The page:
Kirtland Man Sentenced to 10 Years in Federal Prison for Discharging a Firearm During a Crime of Violence
Defendant Prosecuted as Part of Federal Initiative to Address the Epidemic Incidence of Violence Against Native Women
|U.S. Attorney’s Office September 05, 2013|
ALBUQUERQUE—Harold Pete, 29, an enrolled member of the Navajo Nation who resides in Kirtland, New Mexico, was sentenced this afternoon to 10 years in federal prison, followed by three years of supervised release, for discharging a firearm during a crime of violence. The sentence was announced by Acting U.S. Attorney Steven C. Yarbrough; Carol K.O. Lee, Special Agent in Charge of the Albuquerque Division of the FBI; and John Billison, Director of the Navajo Nation Division of Public Safety.
Pete was arrested on January 1, 2013, and was charged in a criminal complaint with assault with a dangerous weapon, use of a firearm during and in relation to a crime of violence, and aggravated burglary. He has been in federal custody since his arrest.
In April 2013, Pete entered a guilty plea to a criminal information charging him with the use and discharge of a firearm during and in relation to an assault with a dangerous weapon. In his plea agreement, Pete admitted discharging a firearm during an assault on December 30, 2012. Pete admitted firing a shotgun at the door of his estranged wife’s residence in Ojo Amarillo, New Mexico, which is in the Navajo Indian Reservation, and discharging the shotgun again after he was inside the residence. At the time, two women, including his estranged wife, and four minor children were in the residence.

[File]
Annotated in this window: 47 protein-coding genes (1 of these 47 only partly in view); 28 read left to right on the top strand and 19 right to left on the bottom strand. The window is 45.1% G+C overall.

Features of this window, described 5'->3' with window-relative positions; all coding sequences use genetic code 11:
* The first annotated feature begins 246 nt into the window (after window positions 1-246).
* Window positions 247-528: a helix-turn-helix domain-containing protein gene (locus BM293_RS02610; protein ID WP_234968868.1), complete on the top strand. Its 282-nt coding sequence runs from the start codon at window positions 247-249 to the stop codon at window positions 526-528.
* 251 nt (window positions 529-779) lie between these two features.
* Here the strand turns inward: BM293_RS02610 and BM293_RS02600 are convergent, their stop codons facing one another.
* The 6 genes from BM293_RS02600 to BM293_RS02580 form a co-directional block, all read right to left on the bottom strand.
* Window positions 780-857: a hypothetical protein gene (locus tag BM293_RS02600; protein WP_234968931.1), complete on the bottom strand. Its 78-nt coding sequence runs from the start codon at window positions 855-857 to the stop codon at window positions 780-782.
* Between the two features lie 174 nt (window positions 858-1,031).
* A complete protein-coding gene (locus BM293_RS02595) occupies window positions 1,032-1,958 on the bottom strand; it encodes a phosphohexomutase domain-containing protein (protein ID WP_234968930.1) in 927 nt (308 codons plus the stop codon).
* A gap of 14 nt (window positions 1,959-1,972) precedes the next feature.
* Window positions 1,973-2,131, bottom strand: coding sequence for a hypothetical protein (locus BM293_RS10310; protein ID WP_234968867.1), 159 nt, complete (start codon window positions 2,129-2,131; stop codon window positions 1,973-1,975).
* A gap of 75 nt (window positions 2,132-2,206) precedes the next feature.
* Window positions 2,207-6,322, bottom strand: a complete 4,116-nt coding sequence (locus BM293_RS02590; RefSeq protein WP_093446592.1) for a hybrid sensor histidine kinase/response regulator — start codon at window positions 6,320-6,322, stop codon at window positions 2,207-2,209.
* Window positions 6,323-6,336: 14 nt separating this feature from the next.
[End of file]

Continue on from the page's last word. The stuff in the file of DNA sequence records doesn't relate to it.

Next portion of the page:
This case was investigated by the Farmington Office of the FBI and the Shiprock Office of the Navajo Nation Division of Public Safety, and it was prosecuted by Special Assistant U.S. Attorney David M. Adams.
The case was brought pursuant to the Tribal Special Assistant U.S. Attorney (Tribal SAUSA) Pilot Project, which is sponsored by the Justice Department’s Office on Violence Against Women and seeks to train tribal prosecutors in federal law, procedure, and investigative techniques to increase the likelihood that every viable violent offense against Native women is prosecuted in either federal court or tribal court or both. The Tribal SAUSA Pilot Project was largely driven by input gathered from annual tribal consultations on violence against women and is another step in the Justice Department’s on-going efforts to increase engagement, coordination, and action on public safety in tribal communities.